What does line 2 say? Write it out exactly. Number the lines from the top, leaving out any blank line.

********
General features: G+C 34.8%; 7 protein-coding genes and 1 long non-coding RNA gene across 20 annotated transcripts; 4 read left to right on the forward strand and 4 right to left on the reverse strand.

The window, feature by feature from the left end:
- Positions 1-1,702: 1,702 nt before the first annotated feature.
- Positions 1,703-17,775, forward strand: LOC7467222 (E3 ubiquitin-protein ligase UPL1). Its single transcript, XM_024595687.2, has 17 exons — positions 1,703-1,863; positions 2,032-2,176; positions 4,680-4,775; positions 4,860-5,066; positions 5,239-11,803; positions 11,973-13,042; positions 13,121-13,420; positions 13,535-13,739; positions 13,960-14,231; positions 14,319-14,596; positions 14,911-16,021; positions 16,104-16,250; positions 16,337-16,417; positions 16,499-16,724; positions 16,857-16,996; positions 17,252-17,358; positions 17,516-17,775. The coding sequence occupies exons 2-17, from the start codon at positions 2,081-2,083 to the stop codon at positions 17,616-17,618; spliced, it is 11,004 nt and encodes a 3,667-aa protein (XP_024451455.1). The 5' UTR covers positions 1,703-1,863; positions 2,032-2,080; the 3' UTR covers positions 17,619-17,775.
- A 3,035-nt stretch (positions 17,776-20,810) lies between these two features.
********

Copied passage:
The window, feature by feature from the left end: